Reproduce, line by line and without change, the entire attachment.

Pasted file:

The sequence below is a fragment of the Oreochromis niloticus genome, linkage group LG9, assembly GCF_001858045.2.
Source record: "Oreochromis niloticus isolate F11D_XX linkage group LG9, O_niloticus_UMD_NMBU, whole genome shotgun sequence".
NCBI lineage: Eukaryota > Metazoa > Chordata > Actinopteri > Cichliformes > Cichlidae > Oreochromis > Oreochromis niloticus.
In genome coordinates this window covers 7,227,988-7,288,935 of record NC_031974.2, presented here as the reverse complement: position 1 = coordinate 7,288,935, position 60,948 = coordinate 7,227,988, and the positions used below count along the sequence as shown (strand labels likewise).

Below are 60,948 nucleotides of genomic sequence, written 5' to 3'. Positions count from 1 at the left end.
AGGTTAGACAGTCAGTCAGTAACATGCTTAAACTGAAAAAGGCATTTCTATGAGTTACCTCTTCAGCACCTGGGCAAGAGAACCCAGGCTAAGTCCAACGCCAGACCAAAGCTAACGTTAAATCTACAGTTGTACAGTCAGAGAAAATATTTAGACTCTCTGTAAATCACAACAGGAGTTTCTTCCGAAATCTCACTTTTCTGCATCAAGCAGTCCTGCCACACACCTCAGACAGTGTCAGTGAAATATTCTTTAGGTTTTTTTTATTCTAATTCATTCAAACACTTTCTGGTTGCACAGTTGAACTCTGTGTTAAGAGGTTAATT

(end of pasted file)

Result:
The sequence below is a fragment of the Oreochromis niloticus genome, linkage group LG9, assembly GCF_001858045.2.
Source record: "Oreochromis niloticus isolate F11D_XX linkage group LG9, O_niloticus_UMD_NMBU, whole genome shotgun sequence".
NCBI lineage: Eukaryota > Metazoa > Chordata > Actinopteri > Cichliformes > Cichlidae > Oreochromis > Oreochromis niloticus.
In genome coordinates this window covers 7,227,988-7,288,935 of record NC_031974.2, presented here as the reverse complement: position 1 = coordinate 7,288,935, position 60,948 = coordinate 7,227,988, and the positions used below count along the sequence as shown (strand labels likewise).

Below are 60,948 nucleotides of genomic sequence, written 5' to 3'. Positions count from 1 at the left end.
AGGTTAGACAGTCAGTCAGTAACATGCTTAAACTGAAAAAGGCATTTCTATGAGTTACCTCTTCAGCACCTGGGCAAGAGAACCCAGGCTAAGTCCAACGCCAGACCAAAGCTAACGTTAAATCTACAGTTGTACAGTCAGAGAAAATATTTAGACTCTCTGTAAATCACAACAGGAGTTTCTTCCGAAATCTCACTTTTCTGCATCAAGCAGTCCTGCCACACACCTCAGACAGTGTCAGTGAAATATTCTTTAGGTTTTTTTTATTCTAATTCATTCAAACACTTTCTGGTTGCACAGTTGAACTCTGTGTTAAGAGGTTAATT